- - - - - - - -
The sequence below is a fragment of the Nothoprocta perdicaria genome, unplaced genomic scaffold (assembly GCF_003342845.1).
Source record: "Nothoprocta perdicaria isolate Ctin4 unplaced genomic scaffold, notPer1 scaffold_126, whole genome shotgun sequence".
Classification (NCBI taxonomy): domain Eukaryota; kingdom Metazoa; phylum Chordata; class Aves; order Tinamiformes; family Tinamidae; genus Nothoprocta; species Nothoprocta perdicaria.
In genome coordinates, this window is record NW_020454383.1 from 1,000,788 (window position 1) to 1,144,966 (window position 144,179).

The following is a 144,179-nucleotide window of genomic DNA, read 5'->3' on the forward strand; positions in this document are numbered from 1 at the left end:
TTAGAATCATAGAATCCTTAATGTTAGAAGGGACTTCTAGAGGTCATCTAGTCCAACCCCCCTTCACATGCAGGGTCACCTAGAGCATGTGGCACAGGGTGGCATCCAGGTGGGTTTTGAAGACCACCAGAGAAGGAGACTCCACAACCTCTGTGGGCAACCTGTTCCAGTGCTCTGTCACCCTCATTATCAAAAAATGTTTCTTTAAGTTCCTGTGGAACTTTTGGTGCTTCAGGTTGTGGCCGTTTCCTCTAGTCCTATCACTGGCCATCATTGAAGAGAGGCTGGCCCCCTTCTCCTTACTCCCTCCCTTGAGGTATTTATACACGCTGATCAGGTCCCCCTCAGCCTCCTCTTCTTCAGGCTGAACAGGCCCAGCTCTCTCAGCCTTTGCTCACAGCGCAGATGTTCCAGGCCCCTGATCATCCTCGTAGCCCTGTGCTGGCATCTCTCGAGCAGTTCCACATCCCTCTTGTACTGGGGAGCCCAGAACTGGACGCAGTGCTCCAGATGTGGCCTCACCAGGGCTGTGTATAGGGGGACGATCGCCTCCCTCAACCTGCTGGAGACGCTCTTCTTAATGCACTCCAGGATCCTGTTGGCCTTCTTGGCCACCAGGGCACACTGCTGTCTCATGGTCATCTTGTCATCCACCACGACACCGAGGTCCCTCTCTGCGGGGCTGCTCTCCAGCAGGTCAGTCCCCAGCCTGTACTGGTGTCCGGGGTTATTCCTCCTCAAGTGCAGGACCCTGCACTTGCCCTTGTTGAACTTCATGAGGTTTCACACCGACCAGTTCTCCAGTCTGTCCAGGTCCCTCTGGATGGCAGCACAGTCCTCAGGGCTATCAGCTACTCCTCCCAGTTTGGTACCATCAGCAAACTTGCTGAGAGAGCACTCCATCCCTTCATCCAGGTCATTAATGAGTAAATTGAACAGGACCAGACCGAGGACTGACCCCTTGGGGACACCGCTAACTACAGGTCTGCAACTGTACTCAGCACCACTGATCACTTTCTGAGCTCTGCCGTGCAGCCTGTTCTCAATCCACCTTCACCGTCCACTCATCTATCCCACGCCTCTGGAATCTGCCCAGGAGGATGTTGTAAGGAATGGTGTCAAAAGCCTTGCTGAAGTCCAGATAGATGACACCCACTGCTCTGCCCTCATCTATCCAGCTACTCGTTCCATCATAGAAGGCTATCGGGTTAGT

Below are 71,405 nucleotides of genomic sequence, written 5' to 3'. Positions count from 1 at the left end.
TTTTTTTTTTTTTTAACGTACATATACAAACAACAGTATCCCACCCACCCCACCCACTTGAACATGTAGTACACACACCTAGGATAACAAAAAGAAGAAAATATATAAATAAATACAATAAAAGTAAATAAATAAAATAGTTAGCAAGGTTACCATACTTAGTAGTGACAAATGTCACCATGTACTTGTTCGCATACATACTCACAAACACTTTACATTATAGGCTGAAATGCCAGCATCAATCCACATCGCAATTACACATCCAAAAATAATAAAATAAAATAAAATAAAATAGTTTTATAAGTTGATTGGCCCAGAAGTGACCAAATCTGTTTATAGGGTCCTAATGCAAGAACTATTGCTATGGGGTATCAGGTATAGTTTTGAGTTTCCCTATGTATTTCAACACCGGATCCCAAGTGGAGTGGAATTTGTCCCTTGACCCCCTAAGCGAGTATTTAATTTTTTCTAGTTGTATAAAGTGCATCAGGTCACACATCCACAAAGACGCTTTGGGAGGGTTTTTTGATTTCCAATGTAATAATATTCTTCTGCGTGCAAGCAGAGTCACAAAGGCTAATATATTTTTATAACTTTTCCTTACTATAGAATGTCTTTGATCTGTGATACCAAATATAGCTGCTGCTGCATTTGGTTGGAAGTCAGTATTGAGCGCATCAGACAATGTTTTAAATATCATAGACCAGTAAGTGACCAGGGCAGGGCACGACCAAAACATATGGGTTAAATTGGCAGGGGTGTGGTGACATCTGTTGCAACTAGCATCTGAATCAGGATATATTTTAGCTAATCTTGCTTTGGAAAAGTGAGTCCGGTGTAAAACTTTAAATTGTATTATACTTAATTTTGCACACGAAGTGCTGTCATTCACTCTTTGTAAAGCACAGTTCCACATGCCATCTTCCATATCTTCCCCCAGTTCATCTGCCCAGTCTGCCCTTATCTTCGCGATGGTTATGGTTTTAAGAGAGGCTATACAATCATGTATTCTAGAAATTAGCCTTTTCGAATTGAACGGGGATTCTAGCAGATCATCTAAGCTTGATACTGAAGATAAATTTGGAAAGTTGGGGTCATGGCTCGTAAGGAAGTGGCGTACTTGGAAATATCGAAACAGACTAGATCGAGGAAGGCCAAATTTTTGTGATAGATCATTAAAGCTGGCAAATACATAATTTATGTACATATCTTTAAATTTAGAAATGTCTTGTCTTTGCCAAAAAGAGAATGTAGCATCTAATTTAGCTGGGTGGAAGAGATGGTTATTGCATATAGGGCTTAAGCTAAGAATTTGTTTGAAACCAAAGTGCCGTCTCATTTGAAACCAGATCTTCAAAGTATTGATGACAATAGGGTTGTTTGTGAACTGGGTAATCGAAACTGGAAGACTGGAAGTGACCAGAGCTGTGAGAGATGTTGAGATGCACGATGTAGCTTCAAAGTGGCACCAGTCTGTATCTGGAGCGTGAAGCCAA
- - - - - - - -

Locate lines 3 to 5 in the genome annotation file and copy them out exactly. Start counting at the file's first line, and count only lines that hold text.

Classification (NCBI taxonomy): domain Eukaryota; kingdom Metazoa; phylum Chordata; class Aves; order Tinamiformes; family Tinamidae; genus Nothoprocta; species Nothoprocta perdicaria.
In genome coordinates, this window is record NW_020454383.1 from 1,000,788 (window position 1) to 1,144,966 (window position 144,179).

The following is a 144,179-nucleotide window of genomic DNA, read 5'->3' on the forward strand; positions in this document are numbered from 1 at the left end: